* * * * * * * * * *

Our rich athletic traditions were entrusted to the vision, hope, loyalty, and dedication of those former athletes and we will forever owe them a debt of sincere gratitude. May God bless each of them and their families.

Anyone with information, materials, pictures, memorabilia, etc., of the university’s former athletic program participants is requested to contact Ed Dugas at athleticnetwork@louisiana.edu Thank you.

The Photo Gallery Link located on the left side of the home page at www.athleticnetwork.net contains over 12,000 pictures of former and current athletes and support groups. Just click on photo gallery and when the menu appears, click on the sport or support group you wish to view. The years of pictures posted for that team or group will appear and you may click on the year you wish to view. One click on a thumbnail picture or narrative and it is enlarged; a click on the enlarged photo and it reverts back to the thumbnail.

The Athletic Network seeks to post pictures of each team and support group for each year they represented the university.

The stories of the previous honorees featured in the Spotlight on Former Athletes have been moved from the News Page to the Archived News Page. Please click on the title of any current news story, then the Archived News link in the upper left to go to the Archived News Calendar.

The Spotlight on Former Athletes announcement has also been placed in the profile of each honoree, excluding the pictures.

Bruce Brown continued as feature writer.
May – Tennis Program – April 19-20 Reunion – Simmons, Cook, Albertine
June – Stefni Whitton Lotief –  Softball 1987-90, Coach 1995-97 & 2000-12
July – Tony Robichaux – Baseball 1984 and Coach 1994 – present
August – Jake Delhomme – Football 1993-96
September – Judi Ford Nash – Gymnastics & Trampoline 1967 & 68, Miss America 1969
October – Ursula Quoyeser – Softball & Volleyball 1981-84, Coaches 1984-86

Bruce Brown continued as feature writer.
January – Ruthie Dugal, Women’s Basketball 1970-73, Volleyball 71-74, Coaching 1974 & 75.
February – Eric Mouton, Men’s Basketball 1987-92, Coaching 1994-97
March – Robert Dunphy, Baseball 1979-82
April – Dawn Broussard, Track & Field 1985-89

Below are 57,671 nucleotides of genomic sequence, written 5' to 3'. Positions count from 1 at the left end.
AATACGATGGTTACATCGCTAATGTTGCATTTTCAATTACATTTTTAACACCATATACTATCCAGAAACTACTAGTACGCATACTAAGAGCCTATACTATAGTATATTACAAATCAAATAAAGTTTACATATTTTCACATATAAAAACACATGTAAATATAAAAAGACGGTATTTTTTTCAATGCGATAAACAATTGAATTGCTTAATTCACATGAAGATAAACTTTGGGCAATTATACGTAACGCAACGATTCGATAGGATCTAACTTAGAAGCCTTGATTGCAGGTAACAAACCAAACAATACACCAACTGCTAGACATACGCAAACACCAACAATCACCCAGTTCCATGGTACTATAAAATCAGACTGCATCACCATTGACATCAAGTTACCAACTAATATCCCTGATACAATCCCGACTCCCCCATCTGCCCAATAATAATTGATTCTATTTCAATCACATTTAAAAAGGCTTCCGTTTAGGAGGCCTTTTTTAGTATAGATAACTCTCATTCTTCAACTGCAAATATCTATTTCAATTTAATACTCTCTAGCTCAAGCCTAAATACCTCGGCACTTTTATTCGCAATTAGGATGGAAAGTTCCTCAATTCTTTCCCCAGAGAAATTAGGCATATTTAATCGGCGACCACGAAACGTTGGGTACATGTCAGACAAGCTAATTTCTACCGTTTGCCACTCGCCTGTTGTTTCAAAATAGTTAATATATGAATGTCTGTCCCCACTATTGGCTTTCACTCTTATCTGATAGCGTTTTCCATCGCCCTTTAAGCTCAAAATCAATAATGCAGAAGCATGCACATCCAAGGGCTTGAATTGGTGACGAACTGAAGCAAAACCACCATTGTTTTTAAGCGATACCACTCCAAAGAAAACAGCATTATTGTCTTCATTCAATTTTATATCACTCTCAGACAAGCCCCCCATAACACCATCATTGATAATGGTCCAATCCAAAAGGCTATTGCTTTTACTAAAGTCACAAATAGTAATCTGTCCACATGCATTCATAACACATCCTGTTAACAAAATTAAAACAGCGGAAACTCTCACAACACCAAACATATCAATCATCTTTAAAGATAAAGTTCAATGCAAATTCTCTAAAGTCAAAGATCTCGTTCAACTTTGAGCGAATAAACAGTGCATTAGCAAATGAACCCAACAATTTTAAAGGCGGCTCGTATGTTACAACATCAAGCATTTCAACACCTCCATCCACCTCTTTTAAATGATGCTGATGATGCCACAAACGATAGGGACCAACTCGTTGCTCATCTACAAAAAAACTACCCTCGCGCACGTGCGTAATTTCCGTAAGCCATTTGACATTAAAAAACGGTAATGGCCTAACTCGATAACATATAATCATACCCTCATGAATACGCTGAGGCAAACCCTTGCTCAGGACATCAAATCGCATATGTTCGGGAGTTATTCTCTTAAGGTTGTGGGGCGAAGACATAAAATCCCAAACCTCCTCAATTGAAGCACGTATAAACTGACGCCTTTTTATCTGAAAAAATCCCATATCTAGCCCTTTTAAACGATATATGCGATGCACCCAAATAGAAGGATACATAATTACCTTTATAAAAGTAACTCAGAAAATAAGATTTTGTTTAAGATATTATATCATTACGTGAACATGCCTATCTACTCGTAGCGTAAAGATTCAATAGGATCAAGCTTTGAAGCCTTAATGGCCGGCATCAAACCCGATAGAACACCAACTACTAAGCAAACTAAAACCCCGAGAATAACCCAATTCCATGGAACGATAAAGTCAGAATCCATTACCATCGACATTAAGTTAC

May – William C. "Trey" Coker, III Golf 1990-93
June – Danny, Baseball, 1977 & 78, and Meg Scopes Cook, Tennis 77 & 78, Coaches 78-84
July – Dr. Johnny Mack Hollier, Track & Field 1969-71 and Band 1969-71
August – John Bordelon, Football 1973-76
September – Courtney Hofland, Soccer 2006-2010
October – Anna Petrakova, Women’s Basketball 2001-05
November – Yvette Girouard, Volleyball 1972-75, Head Softball Coach 1981-2000
December – Byron Starks, Men’s Basketball 1990-94 and Coach 2007-09

Bruce Brown continued as feature writer.
January – Ashley Rhoney and Bret Garnett 1988 Tennis
February – Craig Perks Golf 1989 & 90
March – Eddie Baseball/Basketball 60-63,Coach 67;Ross Mouton Basketball 03-07
April – Kim Eisnaugle Chaffin Softball 1983-86
May – Grady Labbe’ Hunt Track & Field 1989-1994
June – Mike Heinen Golf 1986-89
July – Kyla Hall Holas Softball 1991-94
August – Charles Wimberley Track & Field 1953-56
September – Chris Gannon Football 1984-88, Coaches 1995-2000
October – Anne Corbello, Soccer 2000-02, and Ashley Delahoussaye, Soccer 2000-04
November – Nia Kiggundu Volleyball 1993-96

Bruce Brown became feature writer.
January – Andrew Toney Men’s Basketball 1976-80.
February – Orlando Thomas Football 1991-94.
March – Rocky Guidry Football 1990-93, Track & Field 1991-94.
April – Track & Field Network & March 20, 2010 1st Annual Track & Field Reunion.
May – Keisha Ray Owens Williams Track & Field 1991-96.
June – 2000 College World Series Baseball Team.
July – Thirty Years of UL Softball.
August – 1970 Cajuns Measured Up (Football).
September – Boxing Program (1930-1947).
October – Dr. Sam Foreman Baseball & Basketball 1940-42
November – Rhonda McCullough, Women’s Basketball 1986-90
December – Athletic Network-from concept to reality-its mission and practices

Ed Dugas served as feature writer.
January – Tim Thompson Men’s Basketball 1957-61.
February – Gene Bacque Baseball 1956 & 57.
March – Dr. Louis Bowers – Tennis 1956-58, Track 1955, Coaches 1964-66.
April – Dr. Carter Lomax, Jr. Tennis 1974-76.
May – Johnny Morris, Jr. Football 1927-29,Men’s Basketball 1927-30,Track & Field 1928-30, Golf 1927-28, Coaches 1947-49 .
June – S.L.I.I. Athletic Pioneers I
July – S.L.I.I. Athletic Pioneers II
August – 1912 – A Special Year – First L’Acadien
September – Glenn Davis Lafleur Football 1966-69
October – Bill Bass – Boxing 1938 & 39, Football 1938-40, Coach 1971-75 & 1983
November – Tom Nolan – Cross Country & Track & Field 1971-76, Coaches 1978-83
December – Military Personnel – Military Page posted

Ed Dugas served as feature writer.
January – Alvin Dark Football, ’43; Basketball, Baseball, Golf, Track, ’44; Coaches, 1947.
February – Alyson Habetz Women’s Basketball 1991-95 and Softball, 1991-94.
March – Ron Guidry Baseball 1968-70.
April – Edgar "Glynn" Abel Baseball 1939, Track & Field 1937-39, Football 1937-39.
May -Christian Keener "Red" Cagle Baseball 1925-26, Basketball (M) 1922-26, Football 1922-25.
June – Paul "Buddy" Short Golf 1962-65.
July – Louis "Louie" Campbell Boxing and Football 1940-41.
August – Dudley Wilkins Track & Field 1933-35.
September – Brad Hamilton Football 1963-66.
October – Brian Mitchell Football 1986-89.
November – Kimberly "Kim" Callaway Morvant Volleyball 1988-91.
December – Kenneth "Mike" Stansbury Weightlifting 1956 – 1957.


Ed Dugas served as the initial feature writer and continued until Bruce Brown began writing in 2010.
June – Michael Langston Football 1973-77;
July – Hollis Conway Track & Field 1986-89;
August – Leigh Hennessy Gymnastics/Trampoline 1976-1980;
September – Dean Church Basketball (M) 1961-65;
October – Dr. David Fisher Football 1946-49 Track & Field 1947-50;
November – Kim Perrot Basketball (W) 1986-90;
December – John McDonnell Cross Country/Track & Field 1966-1969;

Peace, Ed Dugas

Ed Dugas, Research Coordinator
Louisiana’s Ragin’ Cajuns Athletic Network